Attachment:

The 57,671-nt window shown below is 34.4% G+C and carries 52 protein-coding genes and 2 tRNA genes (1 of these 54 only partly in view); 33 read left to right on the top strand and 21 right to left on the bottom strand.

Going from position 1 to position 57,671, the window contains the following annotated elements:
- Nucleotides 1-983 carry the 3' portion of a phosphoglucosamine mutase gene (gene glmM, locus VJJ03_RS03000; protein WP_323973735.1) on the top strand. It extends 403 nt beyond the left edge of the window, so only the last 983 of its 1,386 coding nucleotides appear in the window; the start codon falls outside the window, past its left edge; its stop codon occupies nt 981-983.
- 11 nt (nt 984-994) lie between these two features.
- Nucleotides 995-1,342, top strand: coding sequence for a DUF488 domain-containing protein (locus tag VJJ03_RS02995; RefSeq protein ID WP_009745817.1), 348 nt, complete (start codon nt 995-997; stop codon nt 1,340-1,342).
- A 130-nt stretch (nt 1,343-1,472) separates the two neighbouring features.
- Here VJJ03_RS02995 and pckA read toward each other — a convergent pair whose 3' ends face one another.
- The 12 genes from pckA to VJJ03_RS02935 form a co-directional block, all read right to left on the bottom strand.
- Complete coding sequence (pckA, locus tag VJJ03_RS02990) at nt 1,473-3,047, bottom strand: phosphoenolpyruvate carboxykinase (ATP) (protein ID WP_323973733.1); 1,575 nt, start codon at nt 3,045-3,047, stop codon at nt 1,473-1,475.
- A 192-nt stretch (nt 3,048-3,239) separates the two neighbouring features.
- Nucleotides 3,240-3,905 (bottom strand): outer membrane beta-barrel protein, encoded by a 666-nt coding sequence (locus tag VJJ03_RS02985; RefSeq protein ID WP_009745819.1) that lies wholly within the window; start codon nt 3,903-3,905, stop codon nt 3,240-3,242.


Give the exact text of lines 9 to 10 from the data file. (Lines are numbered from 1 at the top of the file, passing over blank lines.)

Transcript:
- Complete coding sequence (pckA, locus tag VJJ03_RS02990) at nt 1,473-3,047, bottom strand: phosphoenolpyruvate carboxykinase (ATP) (protein ID WP_323973733.1); 1,575 nt, start codon at nt 3,045-3,047, stop codon at nt 1,473-1,475.
- A 192-nt stretch (nt 3,048-3,239) separates the two neighbouring features.